When in Honduras for the new Trinovid HD press trip, we were hiking on a challenging trail that wound down a steep slope in the rain forests of Pico Bonito Park. As we were heading down hill we were separated on various switchbacks, when a mixed flock passed us bouncing through the canopy heading up hill quickly. We all got limited views of the many species passing but were only able to make positive identifications of a handful of the birds that passed. I had one clear window that offered a clear view of the underside of a canopy of a large tree that spread above me. The narrow and steep trail did not allow me to be nimble of foot or easily reposition myself for better or longer views as the birds paraded by quickly disappearing up hill.

After they had passed we were comparing notes of what we’d seen and double checking field guides to confirm our tentative identifications of the portion of birds we were able to identify in this rapid procession. I jokingly quipped, „I sure wish they’d pass again but in slow motion…“ Then I paused and thought about that statement for a long moment… „wait a minute!“

I wasn’t sure why I’d never thought about it before, but I could have made that wish a reality, and the answer hung lifelessly slung over my shoulder. My V-lux (typ 114) camera actually DID have high speed (slow motion) video capabilities at a full 400 mm (the equivalent of an 8x binocular)!

I’d used this function effectively to capture mostly birds in flight like migrating raptors in stunning slow speeds, but I’d never thought about using it to capture views of a rapidly passing flock of feeding passerines in a tropical environment like this. The feeding flocks in the tropics can be infamous for passing quickly and people often may only identify a portion of what they see. This capability could offer exciting possibilities for situations like this if only I could train myself to bring up that camera and hit record.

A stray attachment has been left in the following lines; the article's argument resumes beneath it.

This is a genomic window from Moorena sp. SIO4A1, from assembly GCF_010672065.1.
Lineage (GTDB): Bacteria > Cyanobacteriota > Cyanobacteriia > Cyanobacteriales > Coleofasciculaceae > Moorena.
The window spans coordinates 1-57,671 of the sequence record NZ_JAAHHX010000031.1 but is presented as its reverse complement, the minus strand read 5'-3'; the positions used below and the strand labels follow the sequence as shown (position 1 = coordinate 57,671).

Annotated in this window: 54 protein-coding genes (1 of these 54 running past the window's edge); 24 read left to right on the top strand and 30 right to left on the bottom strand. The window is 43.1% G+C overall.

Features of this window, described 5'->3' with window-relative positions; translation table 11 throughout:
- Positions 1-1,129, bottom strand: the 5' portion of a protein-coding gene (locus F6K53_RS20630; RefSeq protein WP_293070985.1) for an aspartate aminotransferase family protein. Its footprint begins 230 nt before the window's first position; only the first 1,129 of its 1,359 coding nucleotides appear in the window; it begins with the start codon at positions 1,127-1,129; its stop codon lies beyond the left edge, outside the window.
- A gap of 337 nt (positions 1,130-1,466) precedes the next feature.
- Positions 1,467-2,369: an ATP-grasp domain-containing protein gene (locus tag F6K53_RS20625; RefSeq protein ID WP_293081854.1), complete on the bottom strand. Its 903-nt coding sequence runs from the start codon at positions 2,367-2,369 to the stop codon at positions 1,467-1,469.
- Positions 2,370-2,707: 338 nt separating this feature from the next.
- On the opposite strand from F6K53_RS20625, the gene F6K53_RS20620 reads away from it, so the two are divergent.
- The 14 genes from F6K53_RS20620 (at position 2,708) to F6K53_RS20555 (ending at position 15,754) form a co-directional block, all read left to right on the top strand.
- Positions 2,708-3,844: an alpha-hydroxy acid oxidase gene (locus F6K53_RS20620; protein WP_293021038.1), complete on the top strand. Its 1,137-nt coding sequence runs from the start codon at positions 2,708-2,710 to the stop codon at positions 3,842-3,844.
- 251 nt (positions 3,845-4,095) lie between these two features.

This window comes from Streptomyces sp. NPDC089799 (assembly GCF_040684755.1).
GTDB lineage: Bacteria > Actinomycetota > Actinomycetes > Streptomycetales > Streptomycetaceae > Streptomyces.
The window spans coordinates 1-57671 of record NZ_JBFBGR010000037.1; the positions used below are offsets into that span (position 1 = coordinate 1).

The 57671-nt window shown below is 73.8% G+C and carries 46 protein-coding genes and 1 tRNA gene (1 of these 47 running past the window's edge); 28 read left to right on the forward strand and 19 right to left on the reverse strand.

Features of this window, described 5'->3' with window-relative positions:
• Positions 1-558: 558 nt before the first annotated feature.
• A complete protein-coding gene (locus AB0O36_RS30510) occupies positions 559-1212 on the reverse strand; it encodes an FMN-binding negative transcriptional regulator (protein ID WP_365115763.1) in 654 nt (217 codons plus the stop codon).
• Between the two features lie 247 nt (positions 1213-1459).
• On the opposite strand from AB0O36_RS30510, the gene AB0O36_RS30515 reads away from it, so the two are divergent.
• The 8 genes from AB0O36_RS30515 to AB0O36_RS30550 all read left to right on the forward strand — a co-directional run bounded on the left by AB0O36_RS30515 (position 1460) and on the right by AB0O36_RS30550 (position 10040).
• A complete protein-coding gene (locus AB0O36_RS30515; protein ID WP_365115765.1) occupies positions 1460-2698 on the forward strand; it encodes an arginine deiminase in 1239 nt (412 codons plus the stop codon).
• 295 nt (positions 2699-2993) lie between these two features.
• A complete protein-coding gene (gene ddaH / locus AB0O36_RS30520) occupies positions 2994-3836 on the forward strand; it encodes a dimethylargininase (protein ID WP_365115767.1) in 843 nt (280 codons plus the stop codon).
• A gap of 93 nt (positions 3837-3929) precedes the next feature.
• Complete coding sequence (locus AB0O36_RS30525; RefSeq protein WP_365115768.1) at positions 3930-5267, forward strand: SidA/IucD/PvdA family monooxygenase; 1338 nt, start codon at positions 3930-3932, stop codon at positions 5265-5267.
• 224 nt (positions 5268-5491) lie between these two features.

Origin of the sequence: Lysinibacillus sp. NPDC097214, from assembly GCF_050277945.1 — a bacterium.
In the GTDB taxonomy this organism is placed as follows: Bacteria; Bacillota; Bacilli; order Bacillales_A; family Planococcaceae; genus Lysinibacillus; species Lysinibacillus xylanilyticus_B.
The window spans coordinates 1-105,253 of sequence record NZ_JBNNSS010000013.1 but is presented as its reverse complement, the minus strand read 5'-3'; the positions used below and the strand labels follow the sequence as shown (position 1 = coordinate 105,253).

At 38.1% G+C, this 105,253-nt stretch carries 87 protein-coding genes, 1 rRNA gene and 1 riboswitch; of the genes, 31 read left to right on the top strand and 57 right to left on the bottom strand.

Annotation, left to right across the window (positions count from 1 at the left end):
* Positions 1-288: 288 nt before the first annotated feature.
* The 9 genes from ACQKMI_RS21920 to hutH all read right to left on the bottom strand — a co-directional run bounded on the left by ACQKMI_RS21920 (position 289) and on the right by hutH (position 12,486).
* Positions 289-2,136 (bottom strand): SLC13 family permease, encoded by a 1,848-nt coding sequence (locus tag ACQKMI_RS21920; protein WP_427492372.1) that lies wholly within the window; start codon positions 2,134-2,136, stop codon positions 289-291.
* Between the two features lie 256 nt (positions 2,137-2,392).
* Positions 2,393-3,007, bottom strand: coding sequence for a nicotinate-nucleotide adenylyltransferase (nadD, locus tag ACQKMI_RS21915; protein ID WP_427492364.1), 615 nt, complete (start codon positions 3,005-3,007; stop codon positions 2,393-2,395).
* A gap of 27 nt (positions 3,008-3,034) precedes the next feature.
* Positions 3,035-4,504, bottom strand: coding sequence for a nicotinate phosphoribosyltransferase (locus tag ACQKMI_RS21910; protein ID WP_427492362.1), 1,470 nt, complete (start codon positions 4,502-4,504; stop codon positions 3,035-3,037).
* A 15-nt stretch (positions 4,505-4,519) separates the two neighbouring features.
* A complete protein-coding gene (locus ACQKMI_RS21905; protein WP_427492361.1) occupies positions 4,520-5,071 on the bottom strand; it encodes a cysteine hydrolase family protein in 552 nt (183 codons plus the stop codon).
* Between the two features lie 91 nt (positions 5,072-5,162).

As an example of the capabilities check out the passing flock of Tree Swallows passing here. For anyone familiar with the speed at which these birds often race by and swirl, dip and dive, you can immediately appreciate how much easier it is to study these birds at length when they are slowed to a speed where they are easily followed. At any rate, it’s hard to teach an old dog new tricks and under pressure in the field I hadn’t thought to focus the lens through that window and begin recording however I’m certain if I had I would have placed names to a lot more birds! Food for thought and a trick for you to try while in the field.

Good Birding!


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